Pape’s Q&A: Cashing in mutual funds, investing in IPOs
Gordon Pape answers readers’ investment questions
Your questions keep coming, so let’s dip into the inbox and answer some of them.
Cashing in mutual funds
Q – I have a few mutual funds in my RRSP portfolio with a total accrued value of $37,000. I have owned them for the last 15 years The MER for these funds range from 1.71% to 2.71%. The average for the five funds is 2.32%. These funds have good returns.
Given the high MERs associated with these funds, I am considering cashing in and purchasing ETFs within my RRSP portfolio. Do you think this would a good move?
Also, I am 64 years and retired. What type of ETFs would you recommend? I do not have a company pension plan.
Your advice is highly appreciated. – Chet P.
A – You are proposing to sell funds with good returns to buy cheaper ETFs. This could be a case of penny-wise, pound-foolish. You don’t say what the returns are, but you need to put them in context with what you are paying. You could end up with ETFs that cost less but don’t perform as well. I suggest you look at the returns of ETFs that may interest you and compare their returns over the long term with those of your mutual funds.
As for which ETFs to buy, if you go that route, look for those at the lower end of the risk scale. Since you have no pension plan, your RRSP may be the main source of your retirement income, so you don’t want to take unnecessary chances with it. – G.P.
Investing in IPOs
Q – I have a question from a relative newcomer to investing about buying into an IPO, in this case Telus International. I read in The Globe and Mail, prior to the stock trading, that it would be priced at $25, so I put in an order, again prior to trading, at $25. Of course, that trade did not complete, so my question is, who got the shares at their original price and how? And further, should I be smelling a rat? – James R.
A – Maybe not a rat, but it’s true the system of allocating initial public offerings does not favour small investors.
The best way to participate in an IPO is to deal with a full-service broker who has an allocation. Typically, the underwriters (or book-running managers as they also called) of an IPO are the conduits who bring the shares to market. There is a complicated mechanism for doing this, but for individual investors, it comes down to having a broker who has received an allocation of the stock from an underwriter.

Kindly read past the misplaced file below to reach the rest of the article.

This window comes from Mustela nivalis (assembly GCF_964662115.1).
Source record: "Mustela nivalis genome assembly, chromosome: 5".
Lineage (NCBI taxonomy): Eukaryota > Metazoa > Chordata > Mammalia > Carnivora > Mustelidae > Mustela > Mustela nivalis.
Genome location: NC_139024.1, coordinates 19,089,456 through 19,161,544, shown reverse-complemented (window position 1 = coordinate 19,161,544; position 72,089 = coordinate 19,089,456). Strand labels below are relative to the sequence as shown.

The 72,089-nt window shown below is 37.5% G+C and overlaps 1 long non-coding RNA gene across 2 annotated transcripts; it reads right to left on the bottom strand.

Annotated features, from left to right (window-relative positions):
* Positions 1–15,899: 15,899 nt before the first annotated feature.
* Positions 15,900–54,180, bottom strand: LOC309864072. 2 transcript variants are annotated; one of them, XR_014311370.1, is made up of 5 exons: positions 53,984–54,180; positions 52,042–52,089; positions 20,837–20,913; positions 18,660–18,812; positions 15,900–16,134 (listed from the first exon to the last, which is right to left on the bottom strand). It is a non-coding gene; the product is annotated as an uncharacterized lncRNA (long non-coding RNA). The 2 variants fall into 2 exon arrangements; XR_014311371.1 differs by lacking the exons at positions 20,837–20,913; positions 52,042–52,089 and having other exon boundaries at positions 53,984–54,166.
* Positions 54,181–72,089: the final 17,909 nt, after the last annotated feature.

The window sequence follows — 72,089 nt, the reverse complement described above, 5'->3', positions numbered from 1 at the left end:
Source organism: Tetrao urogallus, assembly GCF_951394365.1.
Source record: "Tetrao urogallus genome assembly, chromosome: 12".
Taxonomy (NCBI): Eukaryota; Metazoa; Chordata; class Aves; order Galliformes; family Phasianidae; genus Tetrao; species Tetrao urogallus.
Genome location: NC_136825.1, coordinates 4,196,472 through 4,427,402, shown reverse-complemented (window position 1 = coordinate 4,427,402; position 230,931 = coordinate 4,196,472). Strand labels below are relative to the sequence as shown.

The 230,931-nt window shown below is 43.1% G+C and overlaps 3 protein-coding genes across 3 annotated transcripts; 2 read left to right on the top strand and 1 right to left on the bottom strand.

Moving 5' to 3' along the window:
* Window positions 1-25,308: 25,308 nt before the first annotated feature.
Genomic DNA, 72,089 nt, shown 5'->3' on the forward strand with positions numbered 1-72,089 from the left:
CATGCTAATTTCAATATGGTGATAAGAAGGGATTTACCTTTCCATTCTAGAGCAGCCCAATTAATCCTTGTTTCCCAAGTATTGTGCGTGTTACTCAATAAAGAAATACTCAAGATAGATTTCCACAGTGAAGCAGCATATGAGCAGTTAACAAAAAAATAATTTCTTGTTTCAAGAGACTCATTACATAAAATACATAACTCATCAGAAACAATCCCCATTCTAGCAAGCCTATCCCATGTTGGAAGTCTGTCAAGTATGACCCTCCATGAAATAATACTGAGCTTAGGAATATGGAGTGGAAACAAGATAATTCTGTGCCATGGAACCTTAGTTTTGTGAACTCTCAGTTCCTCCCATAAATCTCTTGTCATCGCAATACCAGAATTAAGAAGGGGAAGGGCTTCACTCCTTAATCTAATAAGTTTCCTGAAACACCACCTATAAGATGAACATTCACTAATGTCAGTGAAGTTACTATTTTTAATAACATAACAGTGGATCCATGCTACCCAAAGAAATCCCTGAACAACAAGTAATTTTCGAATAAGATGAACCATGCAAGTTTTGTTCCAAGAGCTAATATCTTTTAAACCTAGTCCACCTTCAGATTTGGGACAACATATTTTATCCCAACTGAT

In the case of a hot IPO like Telus International, the bulk of the issue likely went to institutional investors like pension plans. Any retail allocation would go to a participating broker’s best clients.
The lead book-running managers for the Telus issue were J.P. Morgan Securities and Morgan Stanley & Co. Also participating were Barclays, B of A Securities, and CIBC Capital Markets.
Next time you hear of a new IPO you’d like to acquire, advise your brokerage firm of your interest in advance and hope that they get an allocation. If you don’t have a full-service broker, the chances are slim to none. – G.P.
If you have a money question, send it to me at firstname.lastname@example.org and write Fund Library Question in the subject line. I can’t guarantee a personal response, but I’ll answer the most interesting questions in this space on a regular basis.
Gordon Pape is one of Canada’s best-known personal finance commentators and investment experts. He is the publisher of The Internet Wealth Builder and The Income Investor newsletters, which are available through the Building Wealth website.
Notes and Disclaimer
© 2021 by The Fund Library. All rights reserved. The foregoing is for general information purposes only and is the opinion of the writer. Securities mentioned carry risk of loss, and no guarantee of performance is made or implied. This information is not intended to provide specific personalized advice including, without limitation, investment, financial, legal, accounting, or tax advice. Always seek advice from your own financial advisor before making investment decisions.